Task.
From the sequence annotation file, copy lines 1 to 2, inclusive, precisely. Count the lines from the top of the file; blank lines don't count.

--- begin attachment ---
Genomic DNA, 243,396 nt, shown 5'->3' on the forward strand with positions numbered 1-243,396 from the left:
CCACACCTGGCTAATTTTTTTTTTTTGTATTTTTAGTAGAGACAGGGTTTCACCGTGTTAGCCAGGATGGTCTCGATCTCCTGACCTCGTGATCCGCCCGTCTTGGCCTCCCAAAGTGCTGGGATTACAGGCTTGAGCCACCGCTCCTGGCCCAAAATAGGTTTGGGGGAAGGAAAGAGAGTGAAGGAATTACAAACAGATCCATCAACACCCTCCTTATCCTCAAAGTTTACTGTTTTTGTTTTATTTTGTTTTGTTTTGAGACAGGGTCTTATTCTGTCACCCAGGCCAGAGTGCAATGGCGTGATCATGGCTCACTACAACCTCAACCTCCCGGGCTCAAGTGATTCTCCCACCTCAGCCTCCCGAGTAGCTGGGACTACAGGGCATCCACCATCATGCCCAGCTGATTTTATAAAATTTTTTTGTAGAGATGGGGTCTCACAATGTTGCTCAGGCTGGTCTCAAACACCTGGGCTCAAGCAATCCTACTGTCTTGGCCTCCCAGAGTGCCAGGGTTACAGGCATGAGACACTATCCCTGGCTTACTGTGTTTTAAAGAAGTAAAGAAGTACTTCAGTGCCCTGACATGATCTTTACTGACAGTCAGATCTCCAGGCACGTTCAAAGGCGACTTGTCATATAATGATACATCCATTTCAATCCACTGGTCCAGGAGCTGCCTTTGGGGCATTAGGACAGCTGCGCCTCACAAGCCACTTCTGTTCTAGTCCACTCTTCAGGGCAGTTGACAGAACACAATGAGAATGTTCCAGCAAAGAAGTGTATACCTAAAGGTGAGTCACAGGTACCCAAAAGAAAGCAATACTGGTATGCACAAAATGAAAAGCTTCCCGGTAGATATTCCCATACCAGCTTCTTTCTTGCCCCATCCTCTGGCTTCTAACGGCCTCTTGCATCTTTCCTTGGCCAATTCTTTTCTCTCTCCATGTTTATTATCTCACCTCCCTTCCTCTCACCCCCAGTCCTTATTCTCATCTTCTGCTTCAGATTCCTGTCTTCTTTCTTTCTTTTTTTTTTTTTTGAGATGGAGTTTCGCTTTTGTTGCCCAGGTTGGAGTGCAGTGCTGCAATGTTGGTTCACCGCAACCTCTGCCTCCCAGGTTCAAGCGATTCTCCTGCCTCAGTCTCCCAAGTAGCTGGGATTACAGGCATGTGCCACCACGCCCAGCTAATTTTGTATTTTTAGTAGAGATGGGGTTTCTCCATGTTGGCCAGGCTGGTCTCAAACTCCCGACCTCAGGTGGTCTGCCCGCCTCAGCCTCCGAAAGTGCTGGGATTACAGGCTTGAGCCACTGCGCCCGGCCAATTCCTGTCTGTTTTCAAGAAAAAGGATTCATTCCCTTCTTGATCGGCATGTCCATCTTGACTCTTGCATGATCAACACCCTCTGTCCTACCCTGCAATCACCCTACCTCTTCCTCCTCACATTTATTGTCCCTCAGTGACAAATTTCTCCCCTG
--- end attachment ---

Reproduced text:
Genomic DNA, 243,396 nt, shown 5'->3' on the forward strand with positions numbered 1-243,396 from the left:
CCACACCTGGCTAATTTTTTTTTTTTGTATTTTTAGTAGAGACAGGGTTTCACCGTGTTAGCCAGGATGGTCTCGATCTCCTGACCTCGTGATCCGCCCGTCTTGGCCTCCCAAAGTGCTGGGATTACAGGCTTGAGCCACCGCTCCTGGCCCAAAATAGGTTTGGGGGAAGGAAAGAGAGTGAAGGAATTACAAACAGATCCATCAACACCCTCCTTATCCTCAAAGTTTACTGTTTTTGTTTTATTTTGTTTTGTTTTGAGACAGGGTCTTATTCTGTCACCCAGGCCAGAGTGCAATGGCGTGATCATGGCTCACTACAACCTCAACCTCCCGGGCTCAAGTGATTCTCCCACCTCAGCCTCCCGAGTAGCTGGGACTACAGGGCATCCACCATCATGCCCAGCTGATTTTATAAAATTTTTTTGTAGAGATGGGGTCTCACAATGTTGCTCAGGCTGGTCTCAAACACCTGGGCTCAAGCAATCCTACTGTCTTGGCCTCCCAGAGTGCCAGGGTTACAGGCATGAGACACTATCCCTGGCTTACTGTGTTTTAAAGAAGTAAAGAAGTACTTCAGTGCCCTGACATGATCTTTACTGACAGTCAGATCTCCAGGCACGTTCAAAGGCGACTTGTCATATAATGATACATCCATTTCAATCCACTGGTCCAGGAGCTGCCTTTGGGGCATTAGGACAGCTGCGCCTCACAAGCCACTTCTGTTCTAGTCCACTCTTCAGGGCAGTTGACAGAACACAATGAGAATGTTCCAGCAAAGAAGTGTATACCTAAAGGTGAGTCACAGGTACCCAAAAGAAAGCAATACTGGTATGCACAAAATGAAAAGCTTCCCGGTAGATATTCCCATACCAGCTTCTTTCTTGCCCCATCCTCTGGCTTCTAACGGCCTCTTGCATCTTTCCTTGGCCAATTCTTTTCTCTCTCCATGTTTATTATCTCACCTCCCTTCCTCTCACCCCCAGTCCTTATTCTCATCTTCTGCTTCAGATTCCTGTCTTCTTTCTTTCTTTTTTTTTTTTTTGAGATGGAGTTTCGCTTTTGTTGCCCAGGTTGGAGTGCAGTGCTGCAATGTTGGTTCACCGCAACCTCTGCCTCCCAGGTTCAAGCGATTCTCCTGCCTCAGTCTCCCAAGTAGCTGGGATTACAGGCATGTGCCACCACGCCCAGCTAATTTTGTATTTTTAGTAGAGATGGGGTTTCTCCATGTTGGCCAGGCTGGTCTCAAACTCCCGACCTCAGGTGGTCTGCCCGCCTCAGCCTCCGAAAGTGCTGGGATTACAGGCTTGAGCCACTGCGCCCGGCCAATTCCTGTCTGTTTTCAAGAAAAAGGATTCATTCCCTTCTTGATCGGCATGTCCATCTTGACTCTTGCATGATCAACACCCTCTGTCCTACCCTGCAATCACCCTACCTCTTCCTCCTCACATTTATTGTCCCTCAGTGACAAATTTCTCCCCTG